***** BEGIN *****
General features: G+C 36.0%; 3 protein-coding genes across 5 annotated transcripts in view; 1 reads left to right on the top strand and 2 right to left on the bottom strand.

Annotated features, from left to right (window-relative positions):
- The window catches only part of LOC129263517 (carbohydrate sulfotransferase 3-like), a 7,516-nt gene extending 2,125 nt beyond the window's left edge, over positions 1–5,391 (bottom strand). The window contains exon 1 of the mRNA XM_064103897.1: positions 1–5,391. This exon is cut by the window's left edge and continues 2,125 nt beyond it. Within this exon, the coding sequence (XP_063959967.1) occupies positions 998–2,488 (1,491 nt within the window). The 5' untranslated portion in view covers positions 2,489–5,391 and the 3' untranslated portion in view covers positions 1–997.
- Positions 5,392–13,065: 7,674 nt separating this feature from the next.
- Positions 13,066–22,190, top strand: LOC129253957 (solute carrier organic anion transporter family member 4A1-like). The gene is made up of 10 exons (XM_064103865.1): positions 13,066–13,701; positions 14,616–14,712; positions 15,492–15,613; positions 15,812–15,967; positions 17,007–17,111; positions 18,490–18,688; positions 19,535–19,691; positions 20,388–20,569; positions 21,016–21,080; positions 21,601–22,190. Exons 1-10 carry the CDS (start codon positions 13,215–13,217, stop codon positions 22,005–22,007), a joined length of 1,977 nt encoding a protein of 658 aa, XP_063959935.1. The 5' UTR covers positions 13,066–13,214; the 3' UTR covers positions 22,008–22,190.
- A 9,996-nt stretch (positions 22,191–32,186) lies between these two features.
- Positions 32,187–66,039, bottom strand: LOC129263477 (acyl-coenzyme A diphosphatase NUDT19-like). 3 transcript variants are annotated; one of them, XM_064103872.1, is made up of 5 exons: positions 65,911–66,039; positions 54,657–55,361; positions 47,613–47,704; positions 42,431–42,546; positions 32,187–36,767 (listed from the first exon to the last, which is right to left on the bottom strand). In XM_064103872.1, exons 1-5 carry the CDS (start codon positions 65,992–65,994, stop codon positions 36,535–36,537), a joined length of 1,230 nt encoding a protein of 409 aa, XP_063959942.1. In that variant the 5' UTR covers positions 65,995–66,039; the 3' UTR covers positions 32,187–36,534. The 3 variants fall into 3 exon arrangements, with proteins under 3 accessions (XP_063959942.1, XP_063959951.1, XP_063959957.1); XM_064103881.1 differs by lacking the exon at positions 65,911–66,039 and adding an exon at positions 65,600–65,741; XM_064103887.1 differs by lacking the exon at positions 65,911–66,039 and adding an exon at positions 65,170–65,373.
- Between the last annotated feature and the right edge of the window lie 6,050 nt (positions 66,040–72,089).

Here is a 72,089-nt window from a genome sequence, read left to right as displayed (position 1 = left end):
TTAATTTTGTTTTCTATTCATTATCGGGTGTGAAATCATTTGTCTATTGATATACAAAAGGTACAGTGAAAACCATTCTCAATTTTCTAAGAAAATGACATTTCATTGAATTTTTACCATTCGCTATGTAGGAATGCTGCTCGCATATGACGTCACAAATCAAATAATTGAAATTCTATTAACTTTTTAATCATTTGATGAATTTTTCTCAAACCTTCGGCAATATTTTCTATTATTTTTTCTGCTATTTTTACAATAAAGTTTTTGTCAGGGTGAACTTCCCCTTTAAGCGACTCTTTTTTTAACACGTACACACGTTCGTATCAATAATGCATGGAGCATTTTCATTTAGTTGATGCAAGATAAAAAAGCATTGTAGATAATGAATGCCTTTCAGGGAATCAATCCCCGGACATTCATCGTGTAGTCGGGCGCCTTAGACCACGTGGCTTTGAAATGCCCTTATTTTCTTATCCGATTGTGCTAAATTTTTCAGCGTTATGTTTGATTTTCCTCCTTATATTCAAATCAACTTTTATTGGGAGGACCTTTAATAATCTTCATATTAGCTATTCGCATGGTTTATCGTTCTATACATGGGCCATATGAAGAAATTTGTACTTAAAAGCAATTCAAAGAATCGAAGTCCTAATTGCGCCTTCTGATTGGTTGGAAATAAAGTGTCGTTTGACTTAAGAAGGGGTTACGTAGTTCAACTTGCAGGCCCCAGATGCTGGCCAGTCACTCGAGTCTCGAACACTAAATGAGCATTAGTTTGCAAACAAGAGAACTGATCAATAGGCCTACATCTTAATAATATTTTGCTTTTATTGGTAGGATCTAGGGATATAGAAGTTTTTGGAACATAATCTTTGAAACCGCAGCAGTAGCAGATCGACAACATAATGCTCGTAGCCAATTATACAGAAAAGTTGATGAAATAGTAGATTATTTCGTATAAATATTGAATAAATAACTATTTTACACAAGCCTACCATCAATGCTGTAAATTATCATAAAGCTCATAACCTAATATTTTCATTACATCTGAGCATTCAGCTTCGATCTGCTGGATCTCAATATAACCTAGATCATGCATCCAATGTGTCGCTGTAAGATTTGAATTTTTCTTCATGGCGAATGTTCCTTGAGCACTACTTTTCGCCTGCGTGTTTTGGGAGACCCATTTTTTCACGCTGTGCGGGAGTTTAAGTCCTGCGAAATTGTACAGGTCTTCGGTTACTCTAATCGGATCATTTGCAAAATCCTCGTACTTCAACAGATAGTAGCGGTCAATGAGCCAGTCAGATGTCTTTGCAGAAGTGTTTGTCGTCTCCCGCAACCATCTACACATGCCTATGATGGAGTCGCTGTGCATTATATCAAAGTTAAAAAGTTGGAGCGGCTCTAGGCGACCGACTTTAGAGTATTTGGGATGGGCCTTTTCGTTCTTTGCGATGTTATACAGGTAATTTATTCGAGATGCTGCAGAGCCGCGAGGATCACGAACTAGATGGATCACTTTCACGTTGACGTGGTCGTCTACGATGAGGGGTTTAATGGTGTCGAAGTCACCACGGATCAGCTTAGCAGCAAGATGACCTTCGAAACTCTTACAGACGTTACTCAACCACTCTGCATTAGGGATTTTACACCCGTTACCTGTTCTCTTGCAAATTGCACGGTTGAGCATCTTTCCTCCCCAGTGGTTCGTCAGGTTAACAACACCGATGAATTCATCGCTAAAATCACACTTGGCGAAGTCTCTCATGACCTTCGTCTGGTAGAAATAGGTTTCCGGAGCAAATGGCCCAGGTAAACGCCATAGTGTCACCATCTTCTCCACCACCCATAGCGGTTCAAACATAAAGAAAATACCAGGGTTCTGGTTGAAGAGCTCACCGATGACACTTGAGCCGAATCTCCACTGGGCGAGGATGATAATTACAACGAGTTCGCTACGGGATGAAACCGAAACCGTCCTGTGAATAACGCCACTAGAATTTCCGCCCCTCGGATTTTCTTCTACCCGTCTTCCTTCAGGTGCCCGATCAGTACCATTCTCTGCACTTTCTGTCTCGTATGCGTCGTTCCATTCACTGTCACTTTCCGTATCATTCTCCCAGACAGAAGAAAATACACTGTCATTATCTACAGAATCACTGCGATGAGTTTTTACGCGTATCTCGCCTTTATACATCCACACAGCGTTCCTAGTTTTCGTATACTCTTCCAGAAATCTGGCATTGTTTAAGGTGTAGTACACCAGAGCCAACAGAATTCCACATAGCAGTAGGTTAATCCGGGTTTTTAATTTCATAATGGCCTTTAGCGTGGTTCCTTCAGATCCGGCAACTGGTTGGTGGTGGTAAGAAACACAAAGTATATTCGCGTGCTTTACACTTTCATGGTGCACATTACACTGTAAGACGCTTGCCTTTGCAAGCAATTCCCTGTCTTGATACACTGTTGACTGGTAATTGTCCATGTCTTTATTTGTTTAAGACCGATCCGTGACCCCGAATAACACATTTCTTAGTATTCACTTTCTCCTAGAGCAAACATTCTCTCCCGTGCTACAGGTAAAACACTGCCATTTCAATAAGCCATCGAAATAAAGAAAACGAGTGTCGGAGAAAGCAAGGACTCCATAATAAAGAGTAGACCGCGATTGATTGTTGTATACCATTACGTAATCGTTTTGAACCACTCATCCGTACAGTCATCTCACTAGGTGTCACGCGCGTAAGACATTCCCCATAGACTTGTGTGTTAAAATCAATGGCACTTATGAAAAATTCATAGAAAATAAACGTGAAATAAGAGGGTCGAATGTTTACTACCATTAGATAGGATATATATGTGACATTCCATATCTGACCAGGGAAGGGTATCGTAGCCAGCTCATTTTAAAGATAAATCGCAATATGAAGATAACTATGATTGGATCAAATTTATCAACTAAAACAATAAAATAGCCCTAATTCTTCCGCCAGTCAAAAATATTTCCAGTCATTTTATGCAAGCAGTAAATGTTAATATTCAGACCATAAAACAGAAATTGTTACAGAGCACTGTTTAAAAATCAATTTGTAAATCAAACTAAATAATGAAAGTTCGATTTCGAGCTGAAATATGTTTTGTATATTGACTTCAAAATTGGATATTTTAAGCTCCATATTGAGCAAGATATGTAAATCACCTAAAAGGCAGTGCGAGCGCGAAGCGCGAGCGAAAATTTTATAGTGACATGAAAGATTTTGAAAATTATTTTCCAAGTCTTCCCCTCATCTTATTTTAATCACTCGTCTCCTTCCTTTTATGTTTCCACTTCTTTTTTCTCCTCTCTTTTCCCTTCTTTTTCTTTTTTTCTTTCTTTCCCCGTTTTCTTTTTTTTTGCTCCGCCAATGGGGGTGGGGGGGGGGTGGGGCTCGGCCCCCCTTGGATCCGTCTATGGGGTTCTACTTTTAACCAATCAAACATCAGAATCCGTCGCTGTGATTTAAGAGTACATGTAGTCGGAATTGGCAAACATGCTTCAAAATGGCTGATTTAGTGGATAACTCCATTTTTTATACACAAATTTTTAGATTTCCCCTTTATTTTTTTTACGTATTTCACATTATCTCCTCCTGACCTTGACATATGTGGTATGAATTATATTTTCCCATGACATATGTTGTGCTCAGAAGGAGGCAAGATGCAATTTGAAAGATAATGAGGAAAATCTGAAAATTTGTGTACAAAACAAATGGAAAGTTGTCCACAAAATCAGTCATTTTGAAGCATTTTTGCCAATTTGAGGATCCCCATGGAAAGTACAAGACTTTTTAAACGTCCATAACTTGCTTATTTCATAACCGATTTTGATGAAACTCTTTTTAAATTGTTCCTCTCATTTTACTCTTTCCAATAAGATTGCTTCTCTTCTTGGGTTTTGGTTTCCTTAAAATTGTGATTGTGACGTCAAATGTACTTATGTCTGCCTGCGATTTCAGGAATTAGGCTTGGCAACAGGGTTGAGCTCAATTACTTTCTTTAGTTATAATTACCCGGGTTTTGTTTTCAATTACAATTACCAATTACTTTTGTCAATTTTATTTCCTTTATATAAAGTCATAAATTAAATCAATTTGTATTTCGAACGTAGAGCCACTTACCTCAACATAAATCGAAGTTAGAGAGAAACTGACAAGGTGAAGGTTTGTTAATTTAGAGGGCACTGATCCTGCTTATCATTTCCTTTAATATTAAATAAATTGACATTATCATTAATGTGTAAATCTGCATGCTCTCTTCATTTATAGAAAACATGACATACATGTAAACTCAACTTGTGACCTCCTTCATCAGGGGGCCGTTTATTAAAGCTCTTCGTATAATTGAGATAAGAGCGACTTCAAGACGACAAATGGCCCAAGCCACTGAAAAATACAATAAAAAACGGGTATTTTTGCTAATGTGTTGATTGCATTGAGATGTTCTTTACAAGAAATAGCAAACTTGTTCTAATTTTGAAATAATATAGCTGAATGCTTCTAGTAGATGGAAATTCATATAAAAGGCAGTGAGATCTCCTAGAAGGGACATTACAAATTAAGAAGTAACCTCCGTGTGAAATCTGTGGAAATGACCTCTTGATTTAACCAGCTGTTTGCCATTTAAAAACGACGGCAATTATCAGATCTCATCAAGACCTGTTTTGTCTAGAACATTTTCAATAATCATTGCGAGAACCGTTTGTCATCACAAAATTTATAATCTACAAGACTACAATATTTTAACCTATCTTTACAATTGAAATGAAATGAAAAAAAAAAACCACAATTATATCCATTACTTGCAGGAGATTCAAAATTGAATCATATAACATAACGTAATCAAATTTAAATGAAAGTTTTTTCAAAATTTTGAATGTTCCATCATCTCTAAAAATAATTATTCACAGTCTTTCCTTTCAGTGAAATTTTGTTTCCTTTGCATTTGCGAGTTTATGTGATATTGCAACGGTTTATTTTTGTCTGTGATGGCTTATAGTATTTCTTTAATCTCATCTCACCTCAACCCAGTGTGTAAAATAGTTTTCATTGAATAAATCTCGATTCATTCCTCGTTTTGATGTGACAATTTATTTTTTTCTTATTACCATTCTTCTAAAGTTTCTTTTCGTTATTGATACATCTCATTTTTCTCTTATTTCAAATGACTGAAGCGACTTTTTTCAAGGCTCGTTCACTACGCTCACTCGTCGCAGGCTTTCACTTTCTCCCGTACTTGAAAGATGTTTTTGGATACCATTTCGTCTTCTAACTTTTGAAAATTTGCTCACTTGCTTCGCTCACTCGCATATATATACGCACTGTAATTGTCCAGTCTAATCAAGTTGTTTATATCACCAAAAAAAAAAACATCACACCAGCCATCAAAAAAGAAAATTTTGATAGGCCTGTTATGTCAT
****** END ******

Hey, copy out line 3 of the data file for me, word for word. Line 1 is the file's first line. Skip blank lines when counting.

- The window catches only part of LOC129263517 (carbohydrate sulfotransferase 3-like), a 7,516-nt gene extending 2,125 nt beyond the window's left edge, over positions 1–5,391 (bottom strand). The window contains exon 1 of the mRNA XM_064103897.1: positions 1–5,391. This exon is cut by the window's left edge and continues 2,125 nt beyond it. Within this exon, the coding sequence (XP_063959967.1) occupies positions 998–2,488 (1,491 nt within the window). The 5' untranslated portion in view covers positions 2,489–5,391 and the 3' untranslated portion in view covers positions 1–997.